Diane Cougill has been named chief financial officer at UK broker Ardonagh Group three months after Mark Mugge stepped down suddenly.

At the time of Mugge’s departure from the private equity-owned firm his deputy, group finance director Antony Erotocritou, took over his responsibilities.

Ardonagh – the owner of market wholesaler Price Forbes and UK retail intermediary Towergate – said that Cougill had been working with the firm in an advisory role for a number of weeks prior to her appointment as CFO.

Cougill joins from motor insurer the RAC where she was CFO and insurance director. She spent seven years with firm.

The Ardonagh has also appointed a new chief risk officer, Sarah Dalgarno.

A former UK regulator, Dalgarno has been strategic risk director at Towergate since May 2016.

In a statement Ardonagh said Dalgarno had spent her tenure with the firm “unravelling of legacy issues in Towergate which sat at the heart of the turmoil that engulfed the company back in 2014”.

Dalgarno has worked closely with her successor Mugge and CEO David Ross over the years being part of the senior management team that defected from Gallagher International in 2016.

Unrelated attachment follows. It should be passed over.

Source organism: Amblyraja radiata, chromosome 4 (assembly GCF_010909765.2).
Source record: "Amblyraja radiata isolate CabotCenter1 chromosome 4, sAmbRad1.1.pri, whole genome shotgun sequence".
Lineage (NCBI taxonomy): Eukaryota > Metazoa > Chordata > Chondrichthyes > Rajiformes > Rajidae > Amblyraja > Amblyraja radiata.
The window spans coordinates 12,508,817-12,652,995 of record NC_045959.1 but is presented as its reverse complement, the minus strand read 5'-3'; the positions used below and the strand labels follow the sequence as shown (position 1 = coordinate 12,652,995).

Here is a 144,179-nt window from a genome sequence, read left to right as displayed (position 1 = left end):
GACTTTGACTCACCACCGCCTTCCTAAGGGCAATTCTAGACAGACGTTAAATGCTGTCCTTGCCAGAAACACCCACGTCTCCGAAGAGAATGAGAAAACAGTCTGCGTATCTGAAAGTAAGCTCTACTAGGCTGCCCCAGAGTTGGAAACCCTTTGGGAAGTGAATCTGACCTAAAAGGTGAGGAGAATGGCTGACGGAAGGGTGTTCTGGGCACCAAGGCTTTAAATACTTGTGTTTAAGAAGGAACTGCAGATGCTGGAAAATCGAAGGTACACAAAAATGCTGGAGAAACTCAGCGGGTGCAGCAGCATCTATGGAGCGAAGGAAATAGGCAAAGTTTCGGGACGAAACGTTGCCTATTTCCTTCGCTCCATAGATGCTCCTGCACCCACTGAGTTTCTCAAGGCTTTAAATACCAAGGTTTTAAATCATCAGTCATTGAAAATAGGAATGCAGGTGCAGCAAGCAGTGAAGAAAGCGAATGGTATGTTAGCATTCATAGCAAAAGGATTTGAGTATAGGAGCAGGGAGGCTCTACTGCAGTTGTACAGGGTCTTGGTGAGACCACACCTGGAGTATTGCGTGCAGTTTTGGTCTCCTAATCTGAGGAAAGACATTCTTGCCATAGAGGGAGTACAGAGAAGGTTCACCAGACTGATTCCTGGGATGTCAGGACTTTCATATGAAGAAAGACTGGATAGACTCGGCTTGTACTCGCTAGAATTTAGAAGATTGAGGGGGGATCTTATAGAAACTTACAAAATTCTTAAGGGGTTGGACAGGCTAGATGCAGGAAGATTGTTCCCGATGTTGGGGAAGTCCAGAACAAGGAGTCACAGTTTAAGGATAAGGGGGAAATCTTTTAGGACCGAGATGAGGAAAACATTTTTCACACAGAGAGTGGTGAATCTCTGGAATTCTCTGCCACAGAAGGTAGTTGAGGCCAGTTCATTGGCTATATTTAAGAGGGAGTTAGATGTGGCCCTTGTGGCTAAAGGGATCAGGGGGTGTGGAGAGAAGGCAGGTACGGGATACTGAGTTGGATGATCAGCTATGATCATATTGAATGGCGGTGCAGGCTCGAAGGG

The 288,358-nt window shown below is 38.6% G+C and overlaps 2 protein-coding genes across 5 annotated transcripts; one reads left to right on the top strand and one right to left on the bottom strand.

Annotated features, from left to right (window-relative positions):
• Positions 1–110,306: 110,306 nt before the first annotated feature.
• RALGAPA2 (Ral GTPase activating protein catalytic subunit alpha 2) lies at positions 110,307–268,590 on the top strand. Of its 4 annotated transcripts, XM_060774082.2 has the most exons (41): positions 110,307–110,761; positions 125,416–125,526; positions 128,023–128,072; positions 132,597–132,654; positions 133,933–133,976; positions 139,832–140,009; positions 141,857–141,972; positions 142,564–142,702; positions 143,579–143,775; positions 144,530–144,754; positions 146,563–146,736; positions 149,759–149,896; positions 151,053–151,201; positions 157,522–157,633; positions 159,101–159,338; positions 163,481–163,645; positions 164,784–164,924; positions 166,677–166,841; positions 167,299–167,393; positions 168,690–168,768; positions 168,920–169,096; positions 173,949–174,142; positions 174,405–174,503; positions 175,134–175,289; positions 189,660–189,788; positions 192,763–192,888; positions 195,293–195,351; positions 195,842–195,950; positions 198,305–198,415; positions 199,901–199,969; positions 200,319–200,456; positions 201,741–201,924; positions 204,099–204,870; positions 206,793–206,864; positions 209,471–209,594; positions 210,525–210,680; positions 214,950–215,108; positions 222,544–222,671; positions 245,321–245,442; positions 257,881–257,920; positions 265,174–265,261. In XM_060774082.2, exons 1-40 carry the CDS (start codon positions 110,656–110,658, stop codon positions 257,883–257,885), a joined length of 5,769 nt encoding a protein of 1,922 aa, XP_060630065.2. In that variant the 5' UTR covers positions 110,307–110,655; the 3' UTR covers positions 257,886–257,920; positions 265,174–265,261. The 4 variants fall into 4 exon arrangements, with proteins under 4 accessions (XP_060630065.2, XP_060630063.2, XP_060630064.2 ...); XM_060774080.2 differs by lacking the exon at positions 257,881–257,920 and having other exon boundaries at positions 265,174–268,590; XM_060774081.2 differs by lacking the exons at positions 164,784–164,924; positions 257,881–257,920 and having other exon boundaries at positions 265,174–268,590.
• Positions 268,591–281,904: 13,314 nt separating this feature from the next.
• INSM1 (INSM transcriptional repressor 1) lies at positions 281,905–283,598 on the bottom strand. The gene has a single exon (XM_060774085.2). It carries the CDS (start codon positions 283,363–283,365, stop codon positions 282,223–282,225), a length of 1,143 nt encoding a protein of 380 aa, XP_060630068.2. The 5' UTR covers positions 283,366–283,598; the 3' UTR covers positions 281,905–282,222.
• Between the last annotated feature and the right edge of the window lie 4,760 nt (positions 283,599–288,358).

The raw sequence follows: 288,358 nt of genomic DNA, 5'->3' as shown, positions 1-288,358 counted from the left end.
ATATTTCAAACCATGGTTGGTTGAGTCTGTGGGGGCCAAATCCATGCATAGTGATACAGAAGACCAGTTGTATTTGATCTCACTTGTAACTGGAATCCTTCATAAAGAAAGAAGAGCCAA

Along with Ross and Mugge she was named in a legal suit brought by Gallagher that led to a £20mn settlement later that year.

“With the back end of Towergate fixed, Sarah now steps into the CRO role for Ardonagh, where she deploys her commercial approach to working in a regulated environment so expertly,” Ross said.

“The past two years provided me with an incredible opportunity to get under the bonnet of this business and build fresh foundations for compliant and ambitious growth,” Dalgarno said.

These appointments come hot on the heels of former Lloyd’s CEO Richard Ward being named executive chairman of Ardonagh’s specialty and international and MGA segments.

In the first quarter Ardonagh saw its pre-tax first quarter losses narrow from a deficit of £26mn ($34.7mn) in Q1 2017 to £17mn this quarter while its revenues leapt following a flurry of recent acquisitions.

On an adjusted Ebitda basis - a measurement the Towergate-owning group prefers as its strips out its heavy finance costs, which stood at £22mn for Q1, as well as depreciation while adding in tax credits – it reported a positive gain of £28mn, up 12.7 percent, for the quarter.

But the group also admitted that it suffered negative cash flow in the period which pushed it to draw down a further £15mn from its revolving debt facility.